Other times inspiration just randomly strikes and I write a post then and there.  For example, one day my bus went past a Co-Op Bank, and my mind started to think about ethical banks and a post was born out of that flash of inspiration.  Other times I’ll write a post in response to a question a reader has asked me, such as this post on can you recycle envelopes.  The moral is be flexible, and you’ll never know where inspiration might strike!

As the blog is a bit of mix between things I’ve researched and things that are going on in my life, then this makes life a bit easier for me, as the posts about things going on in my life happen very organically without much thought, planning or brainstorming.   Things like what’s going on our allotment, or things I’ve made recently – these are all easy posts for me to write quite quickly!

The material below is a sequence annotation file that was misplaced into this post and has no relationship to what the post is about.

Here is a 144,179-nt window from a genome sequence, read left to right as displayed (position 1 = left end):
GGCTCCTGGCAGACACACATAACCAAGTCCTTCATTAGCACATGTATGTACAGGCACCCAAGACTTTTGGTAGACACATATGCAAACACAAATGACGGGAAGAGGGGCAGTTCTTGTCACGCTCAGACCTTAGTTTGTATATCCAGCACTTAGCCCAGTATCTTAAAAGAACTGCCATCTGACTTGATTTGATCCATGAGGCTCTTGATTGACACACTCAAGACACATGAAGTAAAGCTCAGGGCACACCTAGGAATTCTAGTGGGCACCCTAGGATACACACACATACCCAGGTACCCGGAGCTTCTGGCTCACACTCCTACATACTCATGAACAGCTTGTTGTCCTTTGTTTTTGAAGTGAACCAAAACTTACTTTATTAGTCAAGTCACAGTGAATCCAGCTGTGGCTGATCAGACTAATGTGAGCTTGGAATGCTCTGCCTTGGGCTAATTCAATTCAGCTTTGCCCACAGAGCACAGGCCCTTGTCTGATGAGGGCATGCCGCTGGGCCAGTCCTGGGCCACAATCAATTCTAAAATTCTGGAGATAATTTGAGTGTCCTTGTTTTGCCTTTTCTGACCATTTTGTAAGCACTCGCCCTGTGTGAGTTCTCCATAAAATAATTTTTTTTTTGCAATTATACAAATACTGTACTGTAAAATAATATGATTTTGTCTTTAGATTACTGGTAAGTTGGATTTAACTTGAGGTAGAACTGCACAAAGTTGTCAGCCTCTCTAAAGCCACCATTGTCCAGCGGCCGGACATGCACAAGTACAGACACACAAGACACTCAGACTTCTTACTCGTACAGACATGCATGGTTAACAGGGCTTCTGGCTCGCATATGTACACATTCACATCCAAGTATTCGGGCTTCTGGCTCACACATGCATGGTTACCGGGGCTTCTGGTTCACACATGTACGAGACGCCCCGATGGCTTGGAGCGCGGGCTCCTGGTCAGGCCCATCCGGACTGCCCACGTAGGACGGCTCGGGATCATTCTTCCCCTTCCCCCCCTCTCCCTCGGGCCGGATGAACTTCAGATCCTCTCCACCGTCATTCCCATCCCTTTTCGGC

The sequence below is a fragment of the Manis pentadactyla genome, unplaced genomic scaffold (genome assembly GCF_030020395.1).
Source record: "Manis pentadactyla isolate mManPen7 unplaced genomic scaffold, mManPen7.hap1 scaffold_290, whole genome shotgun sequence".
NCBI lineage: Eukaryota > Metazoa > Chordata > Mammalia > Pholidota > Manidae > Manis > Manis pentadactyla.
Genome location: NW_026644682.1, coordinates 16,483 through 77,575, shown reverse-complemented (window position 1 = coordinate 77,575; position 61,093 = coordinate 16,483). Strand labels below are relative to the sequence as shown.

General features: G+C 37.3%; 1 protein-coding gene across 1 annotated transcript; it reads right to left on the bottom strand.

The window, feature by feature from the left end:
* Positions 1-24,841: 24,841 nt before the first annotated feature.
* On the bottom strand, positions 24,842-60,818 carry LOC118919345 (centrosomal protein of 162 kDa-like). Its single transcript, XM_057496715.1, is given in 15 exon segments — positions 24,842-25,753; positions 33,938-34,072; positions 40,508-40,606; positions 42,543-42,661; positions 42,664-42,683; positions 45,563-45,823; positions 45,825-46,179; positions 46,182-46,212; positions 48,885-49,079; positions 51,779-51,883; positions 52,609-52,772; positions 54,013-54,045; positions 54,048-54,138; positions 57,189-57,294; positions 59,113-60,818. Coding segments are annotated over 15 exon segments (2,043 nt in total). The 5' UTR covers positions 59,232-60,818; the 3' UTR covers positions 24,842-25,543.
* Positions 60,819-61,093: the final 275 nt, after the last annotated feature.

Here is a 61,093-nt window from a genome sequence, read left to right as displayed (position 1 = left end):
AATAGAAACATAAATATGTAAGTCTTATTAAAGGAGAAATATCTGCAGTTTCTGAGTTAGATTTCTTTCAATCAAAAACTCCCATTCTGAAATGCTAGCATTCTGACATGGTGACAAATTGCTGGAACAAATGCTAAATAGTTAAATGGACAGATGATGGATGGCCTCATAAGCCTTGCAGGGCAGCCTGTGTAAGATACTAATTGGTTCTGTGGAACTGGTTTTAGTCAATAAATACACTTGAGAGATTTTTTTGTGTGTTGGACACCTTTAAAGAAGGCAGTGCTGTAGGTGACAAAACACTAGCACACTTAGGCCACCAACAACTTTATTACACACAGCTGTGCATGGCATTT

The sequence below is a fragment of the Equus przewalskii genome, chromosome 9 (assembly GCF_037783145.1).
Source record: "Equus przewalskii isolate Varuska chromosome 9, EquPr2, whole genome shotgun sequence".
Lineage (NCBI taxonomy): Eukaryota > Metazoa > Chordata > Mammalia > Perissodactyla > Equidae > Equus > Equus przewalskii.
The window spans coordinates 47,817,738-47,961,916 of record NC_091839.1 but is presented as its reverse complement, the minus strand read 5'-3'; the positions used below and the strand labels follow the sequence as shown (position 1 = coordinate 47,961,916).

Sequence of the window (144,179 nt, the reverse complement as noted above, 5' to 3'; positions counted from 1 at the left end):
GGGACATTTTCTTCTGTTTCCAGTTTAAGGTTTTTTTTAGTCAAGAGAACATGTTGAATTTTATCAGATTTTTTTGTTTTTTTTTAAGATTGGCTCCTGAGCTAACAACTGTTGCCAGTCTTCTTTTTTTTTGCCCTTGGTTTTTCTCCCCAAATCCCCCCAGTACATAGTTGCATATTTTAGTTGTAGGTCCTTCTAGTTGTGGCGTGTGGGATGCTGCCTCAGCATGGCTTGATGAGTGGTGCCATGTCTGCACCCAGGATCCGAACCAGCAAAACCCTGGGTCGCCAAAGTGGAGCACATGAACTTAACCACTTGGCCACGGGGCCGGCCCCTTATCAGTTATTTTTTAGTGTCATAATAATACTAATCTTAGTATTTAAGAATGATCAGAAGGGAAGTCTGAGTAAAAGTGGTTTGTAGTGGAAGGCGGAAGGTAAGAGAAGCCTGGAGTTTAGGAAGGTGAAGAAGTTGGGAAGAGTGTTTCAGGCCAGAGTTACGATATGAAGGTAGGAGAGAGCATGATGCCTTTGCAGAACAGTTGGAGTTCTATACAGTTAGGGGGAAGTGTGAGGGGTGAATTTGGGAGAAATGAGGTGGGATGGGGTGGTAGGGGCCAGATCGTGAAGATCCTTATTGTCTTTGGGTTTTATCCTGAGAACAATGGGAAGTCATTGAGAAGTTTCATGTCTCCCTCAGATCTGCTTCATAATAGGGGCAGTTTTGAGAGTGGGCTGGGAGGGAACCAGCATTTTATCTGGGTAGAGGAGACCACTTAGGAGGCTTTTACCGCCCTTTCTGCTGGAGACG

Writing Your Blog Post

To be honest, I don’t have any prescriptive tips for writing other than write in your natural voice.  As in all parts of life, it’s much easier to be yourself than pretend to be someone you’re not.  The other real piece of solid advice I can give you about writing a blog post is to focus on your headline.  I’m a fan of writing quite descriptive headlines so that people searching for information in Google, or whatever search engine they are using, can easily find my post.  For example, this post on vegan cakes is called “Six Delicious Vegan Cakes” rather than something a bit more vague or abstract so it can easily be searched for.

My writing process varies wildly.  Sometimes I’ll have an idea and I can write the post very quickly and other times I’ll write a bit of a post and come back to it again and again over time, writing bits here and there until it’s finished.  I normally have a few different draft blog posts on the go.  It’s just how I work – you might work differently – that’s ok!